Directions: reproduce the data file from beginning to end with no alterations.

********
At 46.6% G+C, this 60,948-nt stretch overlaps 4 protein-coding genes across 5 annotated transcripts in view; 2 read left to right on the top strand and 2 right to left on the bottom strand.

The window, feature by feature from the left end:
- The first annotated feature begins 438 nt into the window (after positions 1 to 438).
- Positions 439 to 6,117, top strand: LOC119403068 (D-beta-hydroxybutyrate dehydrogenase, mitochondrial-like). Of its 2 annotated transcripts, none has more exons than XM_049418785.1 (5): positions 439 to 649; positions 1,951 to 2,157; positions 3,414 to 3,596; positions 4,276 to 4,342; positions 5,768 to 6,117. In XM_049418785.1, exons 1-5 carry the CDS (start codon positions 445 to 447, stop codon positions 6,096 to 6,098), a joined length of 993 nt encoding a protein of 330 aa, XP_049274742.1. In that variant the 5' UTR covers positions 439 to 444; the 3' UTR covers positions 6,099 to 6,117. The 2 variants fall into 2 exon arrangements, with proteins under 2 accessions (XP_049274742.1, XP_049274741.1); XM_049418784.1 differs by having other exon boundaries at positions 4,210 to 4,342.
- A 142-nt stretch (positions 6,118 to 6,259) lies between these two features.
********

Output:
At 46.6% G+C, this 60,948-nt stretch overlaps 4 protein-coding genes across 5 annotated transcripts in view; 2 read left to right on the top strand and 2 right to left on the bottom strand.

The window, feature by feature from the left end:
- The first annotated feature begins 438 nt into the window (after positions 1 to 438).
- Positions 439 to 6,117, top strand: LOC119403068 (D-beta-hydroxybutyrate dehydrogenase, mitochondrial-like). Of its 2 annotated transcripts, none has more exons than XM_049418785.1 (5): positions 439 to 649; positions 1,951 to 2,157; positions 3,414 to 3,596; positions 4,276 to 4,342; positions 5,768 to 6,117. In XM_049418785.1, exons 1-5 carry the CDS (start codon positions 445 to 447, stop codon positions 6,096 to 6,098), a joined length of 993 nt encoding a protein of 330 aa, XP_049274742.1. In that variant the 5' UTR covers positions 439 to 444; the 3' UTR covers positions 6,099 to 6,117. The 2 variants fall into 2 exon arrangements, with proteins under 2 accessions (XP_049274742.1, XP_049274741.1); XM_049418784.1 differs by having other exon boundaries at positions 4,210 to 4,342.
- A 142-nt stretch (positions 6,118 to 6,259) lies between these two features.